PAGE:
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“School days, school days, dear old Golden Rule days…”
That 1907 tune comes to mind each time a new school year begins. It suggests, in addition to “reading, ‘riting and ’rithmetic,” that good manners and morals once represented an integral part of the curriculum. Because this was often “taught to the tune of a hick’ry stick,” those rules regulating children’s behavior have often faded away. But we’ve now swung too far in the opposite direction, which has created devastating results in the classroom.
We’ve gone from doling out corporal punishment to teachers being subject to lawsuits for punishing a student who breaks the rules. Some teachers complain that so much time is spent dealing with behavioral issues they can barely teach. They feel more like policemen than instructors.
This pendulum swing also affects positive reinforcement. In some places, teachers can no longer hold or hug a child who needs to be consoled–and even have to keep hands off when congratulating a student for their successes.
The Baha’i teachings tell us to:
Regard man as a mine rich in gems of inestimable value. Education can, alone, cause it to reveal its treasures, and enable mankind to benefit therefrom. – Baha’u’llah, Gleanings from the Writings of Baha’u’llah, p. 260.
These treasures—our children—need more than just material education. If we don’t include moral training in school curricula, education can harm rather than help.
Training in morals and good conduct is far more important than book learning. A child that is cleanly, agreeable, of good character, well-behaved—even though he be ignorant—is preferable to a child that is rude, unwashed, ill-natured, and yet becoming deeply versed in all the sciences and arts. The reason for this is that the child who conducts himself well, even though he be ignorant, is of benefit to others, while an ill-natured, ill-behaved child is corrupted and harmful to others, even though he be learned. If, however, the child be trained to be both learned and good, the result is light upon light. – Selections from the Writings of Abdu’l-Baha, p. 135.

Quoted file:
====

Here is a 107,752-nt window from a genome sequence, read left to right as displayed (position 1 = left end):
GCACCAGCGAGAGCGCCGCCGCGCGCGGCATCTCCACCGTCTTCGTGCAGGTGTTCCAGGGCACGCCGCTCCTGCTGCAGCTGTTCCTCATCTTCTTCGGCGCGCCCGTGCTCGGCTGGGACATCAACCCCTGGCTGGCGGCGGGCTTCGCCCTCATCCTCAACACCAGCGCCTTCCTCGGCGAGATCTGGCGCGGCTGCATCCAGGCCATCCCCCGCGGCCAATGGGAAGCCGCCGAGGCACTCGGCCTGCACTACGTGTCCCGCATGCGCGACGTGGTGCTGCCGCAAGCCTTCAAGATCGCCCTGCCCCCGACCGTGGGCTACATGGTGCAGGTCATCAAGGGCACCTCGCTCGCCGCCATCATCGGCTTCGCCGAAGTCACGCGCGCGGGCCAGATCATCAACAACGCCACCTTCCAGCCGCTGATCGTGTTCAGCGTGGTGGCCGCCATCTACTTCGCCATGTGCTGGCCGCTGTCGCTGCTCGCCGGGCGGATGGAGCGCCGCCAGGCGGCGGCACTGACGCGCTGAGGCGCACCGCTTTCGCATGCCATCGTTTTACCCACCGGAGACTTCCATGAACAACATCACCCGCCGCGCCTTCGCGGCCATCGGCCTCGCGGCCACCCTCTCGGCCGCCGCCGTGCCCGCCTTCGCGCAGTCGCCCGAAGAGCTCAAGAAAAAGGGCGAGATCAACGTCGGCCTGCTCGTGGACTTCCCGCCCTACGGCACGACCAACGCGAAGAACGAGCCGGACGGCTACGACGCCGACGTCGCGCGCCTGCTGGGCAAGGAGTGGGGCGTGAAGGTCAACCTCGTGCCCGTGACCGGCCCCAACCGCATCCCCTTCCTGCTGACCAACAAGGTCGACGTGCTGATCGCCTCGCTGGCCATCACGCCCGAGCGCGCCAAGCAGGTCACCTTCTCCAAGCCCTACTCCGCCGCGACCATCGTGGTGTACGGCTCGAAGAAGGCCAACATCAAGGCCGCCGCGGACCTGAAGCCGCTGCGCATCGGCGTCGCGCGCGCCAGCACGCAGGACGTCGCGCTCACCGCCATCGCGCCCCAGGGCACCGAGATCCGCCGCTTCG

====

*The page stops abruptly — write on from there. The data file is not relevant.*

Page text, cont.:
Those who don’t have ethics and virtues instilled in them, rather than being immersed in the light of good character, will likely use their learning for negative rather than beneficial purposes.
In his book Renewing the Sacred: A New Vision of Education, author/educator William Barnes says:
…as pre-scientific religion sealed off the objective lower world of Nature from investigation, so, too, secular knowledge seals off the higher world of spirit. – p. 48
Further he asserts, “…secular understanding is human knowledge that has been stripped of the sacred dimension.”- p. 48
What’s the source of good conduct, of moral and ethical behavior? Religion. Yet Barnes doesn’t promote adding sectarian religious teaching to the schools. Instead, he suggests a return to spirituality as the basis for education. He argues:
The separation of church and state cannot also mean the separation of spiritual and moral values from everyday life. The changes in consciousness and society of the past few hundred years have made sacred knowledge more critical rather than less critical than ever to know and use. – p. 61
Moral training should enable students to harmonize conflicting forces in themselves and their environment… – p. 179
Barnes goes on to say that:
Teachers of spiritual education are stewards of those core values and principles which should also be the backbone of culture and society, of every organization and community…. Good values are absolutely essential to all forms and sizes of human community: community is only built and held together by virtues. – p. 189
Abdu’l-Baha tells us:
Every child is potentially the light of the world — and at the same time its darkness; wherefore must the question of education be accounted as of primary importance. From his infancy, the child must be nursed at the breast of God’s love, and nurtured in the embrace of His knowledge, that he may radiate light, grow in spirituality, be filled with wisdom and learning, and take on the characteristics of the angelic host. – Selections from the Writings of Abdu’l-Baha, pp. 130-131.
Around the world, many schools have reached these same conclusions. They’ve incorporated spiritually-grounded, values-based learning programs like Character Counts (www.charactercounts.org), The Virtues Project (www.virtuesproject.com) and Full-Circle Learning (www.fullcirclelearning.org) into their curriculum, teaching their students universal values through humanitarian service learning. Programs like these actually guide children, in fun, positive and creative ways, to respect the rights and feelings of others; and to begin to see themselves as the helpers, healers and change agents of their own communities—and of the planet. May this heartening trend spread, expand, and become the norm rather than the exception. Our children will soon become the future. Let’s make sure they also become “light upon light.”